At this year’s Mobile World Congress, leading Android OEM Samsung announced its newest flagship smartphones the Galaxy S7 and the Galaxy S7 Edge. While the Galaxy S7 retained the 5.1” display size of its predecessor, Samsung bumped up the display size on the Galaxy S7 Edge from 5.1” to 5.5”. With the larger display, the Galaxy S7 Edge is now closer to the phablet territory. With a large 5.5” display, the Galaxy S7 Edge can easily be considered as an alternative to the Galaxy Note 5. And if you’re someone who already owns a Galaxy Note 5, the Samsung Galaxy S7 Edge could lure you with all the new features and hardware with a display that isn’t much smaller.
The Samsung Galaxy Note 5 may be an older device, but it still offers quite a few advantages over the Galaxy S7 Edge. Arguably one of the best smartphones to have launched last year, the Galaxy Note 5 certainly is capable of taking on any 2016 flagship smartphone. If you are someone who needs to get a lot of things done on the move, it is tough to ignore the advantage that the Galaxy Note 5’s S-Pen offers.
Which is why we thought it would be a good idea to pit these two siblings against each other in our versus specs comparison. In our Samsung Galaxy Note 5 vs Samsung Galaxy S7 Edge specs comparison today, we will be putting these two devices against each other across ten different categories – Display, Design, Dimensions, Processor, Memory, Connectivity, Camera, Operating System, Battery Life, and Price. So let’s begin and find out if the Samsung Galaxy S7 Edge is significantly better than the Galaxy Note 5 from last year or if the Note flagship still makes a lot of sense.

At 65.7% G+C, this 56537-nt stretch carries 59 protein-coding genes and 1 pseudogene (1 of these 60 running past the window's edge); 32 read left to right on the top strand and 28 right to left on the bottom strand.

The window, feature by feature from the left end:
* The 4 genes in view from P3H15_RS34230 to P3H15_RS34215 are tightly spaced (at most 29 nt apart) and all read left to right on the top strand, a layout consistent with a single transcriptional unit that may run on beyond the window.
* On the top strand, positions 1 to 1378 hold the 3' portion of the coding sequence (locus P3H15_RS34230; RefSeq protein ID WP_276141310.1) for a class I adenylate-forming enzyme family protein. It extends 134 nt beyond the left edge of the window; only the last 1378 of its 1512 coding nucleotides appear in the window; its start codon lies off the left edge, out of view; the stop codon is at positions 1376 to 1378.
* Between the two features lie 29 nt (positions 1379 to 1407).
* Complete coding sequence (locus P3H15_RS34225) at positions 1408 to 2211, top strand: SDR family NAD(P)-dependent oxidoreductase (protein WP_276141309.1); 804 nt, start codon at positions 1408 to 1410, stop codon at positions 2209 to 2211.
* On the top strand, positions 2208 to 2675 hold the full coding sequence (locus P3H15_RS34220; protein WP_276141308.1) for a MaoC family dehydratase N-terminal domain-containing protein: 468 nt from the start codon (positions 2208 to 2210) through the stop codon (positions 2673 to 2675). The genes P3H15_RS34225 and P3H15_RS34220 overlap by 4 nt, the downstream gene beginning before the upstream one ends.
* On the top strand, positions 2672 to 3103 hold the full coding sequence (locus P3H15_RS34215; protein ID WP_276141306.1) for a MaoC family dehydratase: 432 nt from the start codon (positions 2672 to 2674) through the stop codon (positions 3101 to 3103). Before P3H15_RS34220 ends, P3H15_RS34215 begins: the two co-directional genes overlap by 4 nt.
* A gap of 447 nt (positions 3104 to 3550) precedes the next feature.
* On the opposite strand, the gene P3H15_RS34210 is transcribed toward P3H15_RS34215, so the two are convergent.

Both the Samsung Galaxy Note 5 and the Samsung Galaxy S7 Edge are very compact devices for their screen size. But which one of the two is better in the dimensions department?
The Samsung Galaxy Note 5 measures 153.2mm tall, 76.1mm wide, and is 7.6mm thin with a weight of 171 grams. Samsung Galaxy S7 Edge on the other hand measures 150.9mm tall, 72.6mm wide and happens to be 7.7mm thin. When it comes to weight, it is fairly impressive for a 5.5-inch device, weighing in at 157 grams.
As you can tell from the numbers above, the Samsung Galaxy S7 Edge is definitely more compact than the Galaxy Note 5 in terms of overall dimensions. And that means the winner of the dimensions round is the Samsung Galaxy S7 Edge.
Usually we find that newer devices always have an edge over older ones when it comes to the connectivity features. So let’s find out if the Samsung Galaxy S7 Edge has the edge over the Galaxy Note 5 from last year.